Email marketing has been around since the rise of the internet. As email communications caught on, marketers began to build their own databases, purchase lists and design comprehensive marketing campaigns to capture contact information. Why? Because email marketing is a successful, inexpensive way to reach potential customers.
At times, email challenges even the most experienced marketers. The proliferation of spam has made many users wary of opening emails that don’t pertain to them. The CAN-SPAM Act of 2003 helped legitimate email marketers rise above the abusive spammers. The major email providers have worked to build more sophisticated systems to filter spam out of the main inboxes of their users. Google and Bing’s success in this process has grown their market share and retained users on their email platforms. The less spam, the happier the user, and happy users are loyal users. But this means that marketers need to work smarter in order to land in the inbox.
Not to mention that marketers quickly realized that sending blanket emails to an entire list was ineffective, and as consumers have become more digitally savvy, marketers have realized the importance of segmenting their data.
What does this all have to do with triggered email marketing?
Triggered Emails are more engaging, more relevant to the consumer, and can greatly increase your open rates. These increases provide a much better bang for your buck and better use of your marketing time. Instead of sending emails into that great void based off of an email address and a name, triggered email campaigns are specific and targeted to either a date or specific action of the consumer.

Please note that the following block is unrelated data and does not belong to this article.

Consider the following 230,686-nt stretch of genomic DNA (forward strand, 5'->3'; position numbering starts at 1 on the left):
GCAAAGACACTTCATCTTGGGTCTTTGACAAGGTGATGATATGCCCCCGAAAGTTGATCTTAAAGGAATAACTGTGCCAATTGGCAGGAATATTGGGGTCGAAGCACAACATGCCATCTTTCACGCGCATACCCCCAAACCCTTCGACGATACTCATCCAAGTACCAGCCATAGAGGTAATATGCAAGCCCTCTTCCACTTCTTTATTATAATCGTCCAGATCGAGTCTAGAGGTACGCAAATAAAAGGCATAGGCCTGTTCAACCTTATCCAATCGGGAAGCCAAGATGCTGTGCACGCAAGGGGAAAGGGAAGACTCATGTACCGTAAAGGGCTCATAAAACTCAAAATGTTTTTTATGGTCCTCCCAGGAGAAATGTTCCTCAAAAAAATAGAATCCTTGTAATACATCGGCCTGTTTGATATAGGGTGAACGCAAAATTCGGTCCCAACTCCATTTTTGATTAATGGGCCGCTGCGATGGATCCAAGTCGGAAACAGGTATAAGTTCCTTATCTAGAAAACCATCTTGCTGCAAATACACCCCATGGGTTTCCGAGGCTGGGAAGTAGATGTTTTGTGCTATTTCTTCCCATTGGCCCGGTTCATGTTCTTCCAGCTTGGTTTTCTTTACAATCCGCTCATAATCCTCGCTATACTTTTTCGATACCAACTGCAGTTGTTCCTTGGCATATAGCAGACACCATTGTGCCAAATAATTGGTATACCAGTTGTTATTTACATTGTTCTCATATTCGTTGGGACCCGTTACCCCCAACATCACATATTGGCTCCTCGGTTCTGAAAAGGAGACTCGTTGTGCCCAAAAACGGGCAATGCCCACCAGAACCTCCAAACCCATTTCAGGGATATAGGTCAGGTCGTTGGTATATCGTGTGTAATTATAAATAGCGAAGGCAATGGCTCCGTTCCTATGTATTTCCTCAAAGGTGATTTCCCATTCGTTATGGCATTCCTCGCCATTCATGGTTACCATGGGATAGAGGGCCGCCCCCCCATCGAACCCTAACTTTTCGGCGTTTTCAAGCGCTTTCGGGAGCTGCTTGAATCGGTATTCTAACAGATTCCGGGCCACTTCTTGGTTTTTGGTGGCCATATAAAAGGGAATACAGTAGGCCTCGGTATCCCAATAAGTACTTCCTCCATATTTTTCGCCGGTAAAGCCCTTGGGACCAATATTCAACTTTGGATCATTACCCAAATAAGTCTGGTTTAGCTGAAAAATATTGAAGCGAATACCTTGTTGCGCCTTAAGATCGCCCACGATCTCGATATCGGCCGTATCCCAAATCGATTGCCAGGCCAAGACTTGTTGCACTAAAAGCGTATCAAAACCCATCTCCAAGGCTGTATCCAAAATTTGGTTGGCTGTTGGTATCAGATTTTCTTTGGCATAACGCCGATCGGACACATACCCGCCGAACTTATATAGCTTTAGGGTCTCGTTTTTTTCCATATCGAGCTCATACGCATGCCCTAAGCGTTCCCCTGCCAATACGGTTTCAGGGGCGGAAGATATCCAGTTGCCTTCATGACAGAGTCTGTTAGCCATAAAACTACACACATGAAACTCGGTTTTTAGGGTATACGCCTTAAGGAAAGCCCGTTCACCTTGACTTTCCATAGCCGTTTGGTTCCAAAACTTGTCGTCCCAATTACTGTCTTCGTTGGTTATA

So how does one set up a successful triggered email campaign? Here are two very successful types of triggered emails:
Recurring Triggered Email: This trigger is determined by the consumer’s information, be it a date, or the last purchase. From sending a kind birthday card, or reminding a customer that it has been 6 months since their last order. This re-engages customers and shows a personal touch. It can also prevent you from sending too many emails within a short period of time to a prospect, turning them off to your services.
Behavior-Based Triggered Email: This triggered email is based on a customer’s purchases or preferences. Let’s say you are a sports store and someone buys a tackle box, it would be smart to send an email offer about the newest fishing rod in stock. Using customer information can be tricky, but maintaining a clean customer data base with easy opt in rules based on specific purchases will pay off in the long run.
Triggered emails can empower many types of businesses to make that personal connection and really engage with customers. A more personalized and engaging email is much more likely to be opened and read, spurning some on your list to buy. They also can compliment a triggered direct mail campaign to follow up on, or reinforce personalized offers that drive long-term brand engagement.